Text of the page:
By Liam Seymour
Let’s deliberate on the social aspect, which could be considered one of the more important aspects out of the three suggested above. How has wearable technology positively influenced the social dimensions of the masses? Well currently in the recent century there has been a spike in technologic advances and the applications that has become an intrinsic part of life. We are now able to receive information at the flick of the wrist. We no longer require interaction between peers to grasp important information. We don’t need to go to the medical clinics to understand what’s going on inside. Currently the world has been dotted with companies that are jumping on board with the ever-moving advances of wearables. AiQ Clothing, Hexoskin and OMsignal are all companies that centre around developing wearables that measure your biometrics. You’re probably thinking where does the wearables come into play with the social? With these companies, we can now share our vitals, something that wasn’t a topic in normal day conversation not so long ago. This can be both a negative and positive thing, with systems constantly giving you up to date analysis of your biometrics you can become more conscientious about the little details that could more or less, be beneficial your overall health. But at the same time this creates opportunities for people to judge others for having “below par” stats of their biometrics. It has become a part of daily life to ask your friend “hey, how many steps have you taken today?” Evaluating this situation, the benefits of knowing your vitals on the go, it outweighs the possibility that you could judge by peers around you. It would be quite childish for someone to belittle you on such a concept as vitals.
Due to simple access to needed information, Jobs are evolving to still be relevant in society, instead of writers we now have bloggers, we’ve went from television to YouTube, “There simply wasn’t the need for these jobs.” These jobs like Uber Driver and Airbnb host could not exist without the advancements in technology that we’re experiencing today. With wearables, these jobs are efficiently able to what the former taxi driver could not. To get from A to B has been simplified, you don’t need to carry cash or worry about having the correct amount or standing on the side walk waiting for a vacant taxi what sometimes can be hours! These issues have been solved. You can now order a vacant taxi with one tap and they already know where you are and where you are going, it’s basically hassle free. While rapid advancements in technology have had a positive impact on all aspects it has one negative impact, which is, that it can create jobs while destroying them at the same time. While we see uber drivers today we might not see them tomorrow, we advance at a pace that some things can’t keep up with. There will be a day where you will no longer need to make human interaction. Uber will one day be replaced by self-driving taxis and when we reach the pinnacle of technological advancements there will be an innovation that will replace the self-driving taxis, but that’s talk for a not so far distance future. And it’s a dilemma that innovators must face, thankfully though, self-driving vehicles still need the help of us humans to function properly. “driverless cars will create 320,00 UK jobs and add a huge £51 bn a year to the country’s economy” Ever improving technology just has too many obvious positives to be a negative innovation, like simplifying every day process, like wearables making ordering food or a means of travel.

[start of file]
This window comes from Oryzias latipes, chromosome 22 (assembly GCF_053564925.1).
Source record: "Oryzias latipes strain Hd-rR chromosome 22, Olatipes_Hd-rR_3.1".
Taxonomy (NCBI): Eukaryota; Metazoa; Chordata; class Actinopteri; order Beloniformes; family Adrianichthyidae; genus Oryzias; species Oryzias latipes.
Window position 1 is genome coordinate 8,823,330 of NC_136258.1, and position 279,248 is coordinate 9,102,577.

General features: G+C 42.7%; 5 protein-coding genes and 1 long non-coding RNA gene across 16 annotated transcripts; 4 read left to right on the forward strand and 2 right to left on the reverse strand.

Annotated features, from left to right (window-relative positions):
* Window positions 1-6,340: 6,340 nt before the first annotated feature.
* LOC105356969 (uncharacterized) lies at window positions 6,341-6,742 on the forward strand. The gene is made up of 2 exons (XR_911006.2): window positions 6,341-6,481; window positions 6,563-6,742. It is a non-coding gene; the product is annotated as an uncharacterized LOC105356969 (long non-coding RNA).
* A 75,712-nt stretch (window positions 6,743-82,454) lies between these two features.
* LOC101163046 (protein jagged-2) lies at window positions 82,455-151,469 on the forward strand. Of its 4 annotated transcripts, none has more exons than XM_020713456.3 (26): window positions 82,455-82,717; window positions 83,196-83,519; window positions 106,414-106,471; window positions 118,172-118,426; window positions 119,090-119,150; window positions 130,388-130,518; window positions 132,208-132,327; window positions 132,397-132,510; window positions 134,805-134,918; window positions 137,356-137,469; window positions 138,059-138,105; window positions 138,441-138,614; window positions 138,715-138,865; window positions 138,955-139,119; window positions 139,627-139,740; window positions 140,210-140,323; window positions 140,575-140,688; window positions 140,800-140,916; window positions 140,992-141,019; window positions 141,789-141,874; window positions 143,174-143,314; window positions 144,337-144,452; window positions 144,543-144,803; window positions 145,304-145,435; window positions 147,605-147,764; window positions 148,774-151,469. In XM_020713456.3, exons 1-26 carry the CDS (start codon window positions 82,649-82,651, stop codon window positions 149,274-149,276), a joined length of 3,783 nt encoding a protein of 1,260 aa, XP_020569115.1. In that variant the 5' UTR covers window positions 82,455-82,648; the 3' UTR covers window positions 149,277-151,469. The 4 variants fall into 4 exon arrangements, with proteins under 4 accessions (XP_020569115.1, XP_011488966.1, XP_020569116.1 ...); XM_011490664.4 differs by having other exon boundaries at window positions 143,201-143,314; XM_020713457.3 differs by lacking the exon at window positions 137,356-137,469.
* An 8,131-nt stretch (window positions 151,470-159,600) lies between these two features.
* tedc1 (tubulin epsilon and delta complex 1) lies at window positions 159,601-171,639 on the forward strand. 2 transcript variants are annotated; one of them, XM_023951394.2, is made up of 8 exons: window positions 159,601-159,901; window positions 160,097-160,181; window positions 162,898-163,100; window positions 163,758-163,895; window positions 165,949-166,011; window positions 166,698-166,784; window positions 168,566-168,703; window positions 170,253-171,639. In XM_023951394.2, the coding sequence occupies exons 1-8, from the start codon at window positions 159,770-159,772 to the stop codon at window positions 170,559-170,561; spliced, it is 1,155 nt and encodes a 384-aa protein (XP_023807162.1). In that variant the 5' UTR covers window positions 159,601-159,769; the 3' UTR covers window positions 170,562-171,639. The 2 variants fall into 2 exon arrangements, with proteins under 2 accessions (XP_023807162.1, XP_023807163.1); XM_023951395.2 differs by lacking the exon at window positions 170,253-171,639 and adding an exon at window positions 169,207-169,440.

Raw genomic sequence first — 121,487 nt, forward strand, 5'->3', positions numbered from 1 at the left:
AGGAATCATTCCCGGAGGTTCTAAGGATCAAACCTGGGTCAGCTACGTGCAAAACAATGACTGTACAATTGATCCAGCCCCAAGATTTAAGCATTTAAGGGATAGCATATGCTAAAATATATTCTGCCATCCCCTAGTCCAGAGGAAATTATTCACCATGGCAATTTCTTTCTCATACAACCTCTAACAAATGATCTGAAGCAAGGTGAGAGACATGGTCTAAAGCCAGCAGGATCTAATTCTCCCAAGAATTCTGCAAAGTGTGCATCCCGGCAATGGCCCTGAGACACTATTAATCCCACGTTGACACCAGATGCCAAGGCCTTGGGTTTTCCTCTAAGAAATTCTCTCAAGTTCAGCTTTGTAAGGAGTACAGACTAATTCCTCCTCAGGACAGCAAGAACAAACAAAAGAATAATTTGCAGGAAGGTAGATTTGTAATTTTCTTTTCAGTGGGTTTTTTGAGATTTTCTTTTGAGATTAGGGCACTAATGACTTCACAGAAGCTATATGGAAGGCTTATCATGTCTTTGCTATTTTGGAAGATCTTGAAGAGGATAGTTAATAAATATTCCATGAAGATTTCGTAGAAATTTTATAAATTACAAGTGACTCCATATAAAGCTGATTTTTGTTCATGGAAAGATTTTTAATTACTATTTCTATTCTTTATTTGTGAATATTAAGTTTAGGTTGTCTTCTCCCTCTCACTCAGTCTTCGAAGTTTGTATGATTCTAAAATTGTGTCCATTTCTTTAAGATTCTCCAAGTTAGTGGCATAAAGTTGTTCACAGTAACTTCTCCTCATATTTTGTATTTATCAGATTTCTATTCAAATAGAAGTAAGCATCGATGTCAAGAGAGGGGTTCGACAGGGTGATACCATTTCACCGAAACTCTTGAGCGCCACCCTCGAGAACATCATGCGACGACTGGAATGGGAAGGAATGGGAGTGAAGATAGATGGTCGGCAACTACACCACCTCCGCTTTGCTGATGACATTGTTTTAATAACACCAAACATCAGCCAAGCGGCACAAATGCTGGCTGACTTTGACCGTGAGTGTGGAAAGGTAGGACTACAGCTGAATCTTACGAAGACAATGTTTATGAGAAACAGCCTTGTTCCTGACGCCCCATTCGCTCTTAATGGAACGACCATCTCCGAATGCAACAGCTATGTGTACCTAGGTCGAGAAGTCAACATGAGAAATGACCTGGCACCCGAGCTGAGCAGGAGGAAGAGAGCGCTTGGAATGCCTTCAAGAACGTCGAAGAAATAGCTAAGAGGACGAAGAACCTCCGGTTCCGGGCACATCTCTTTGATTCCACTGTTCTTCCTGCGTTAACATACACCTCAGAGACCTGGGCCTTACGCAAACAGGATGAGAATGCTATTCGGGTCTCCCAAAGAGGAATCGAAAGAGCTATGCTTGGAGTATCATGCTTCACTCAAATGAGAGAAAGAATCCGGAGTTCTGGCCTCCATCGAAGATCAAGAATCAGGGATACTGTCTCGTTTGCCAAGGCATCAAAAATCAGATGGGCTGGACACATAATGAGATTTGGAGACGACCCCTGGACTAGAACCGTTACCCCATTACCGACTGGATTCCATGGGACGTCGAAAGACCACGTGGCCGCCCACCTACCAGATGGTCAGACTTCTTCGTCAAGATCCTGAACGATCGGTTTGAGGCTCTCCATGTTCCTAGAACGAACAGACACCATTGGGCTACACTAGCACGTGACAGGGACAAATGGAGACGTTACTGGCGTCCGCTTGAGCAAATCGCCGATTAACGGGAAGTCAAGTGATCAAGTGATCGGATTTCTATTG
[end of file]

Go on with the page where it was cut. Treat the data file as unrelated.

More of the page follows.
The stimuli given offered little information discerning the environmental impacts of wearables. But with basic understanding, wearable technology are innovations with the purpose to be all-in-one. Meaning that they can do multiple tasks that usually require different devices. So, what’s the positives of this? Well for one it means that less resources are used to create devices that are meant for tasks that a piece of wearable technology does and more. For example, we no longer need a heart monitor, which is huge and clunky and probably takes up a lot of resources to make, we now just use smart watches to check our BPMs. That’s a positive in the environmental resources issue if we are discussing how wearables would affect the everyday environment like cities and towns, we would see the vanishing of public items that we required before smart technology. A prime example of this would be the clock, we no longer scale the walls looking for the big white circle on the wall then read the time. Now we can just turn the wrist on turn on the phone and the information is there and it’s easy to process. And soon enough many of these items that we see in our environment will see it’s end. But a part from the clock there is still items that surround us that we still need to grasp information that we need, simply because it still does a more efficient job at it than wearables do in current time and only through future technological break throughs might we see the wearables taking over the jobs of our everyday items.
Solution and Conclusion
To conclude, the positive impacts of wearables by far outweigh the negatives. But in saying this, there is still needed polishing to the current state of wearable technology. To ensure efficiency while positively affecting all three, social, ethical, and environmental aspects in wearables I assume that the best solution would to implement very basic laws of wearables. If laws where placed down to ensure that the movement forward for wearables were to stay in the boundaries of the social, ethical, and environmental values then we would achieve positive outcomes with inevitable movement of wearable technology. In saying this, the laws should not debilitate the potential in the wearable technology instead let it flourish within what was said before, the boundaries of the said values.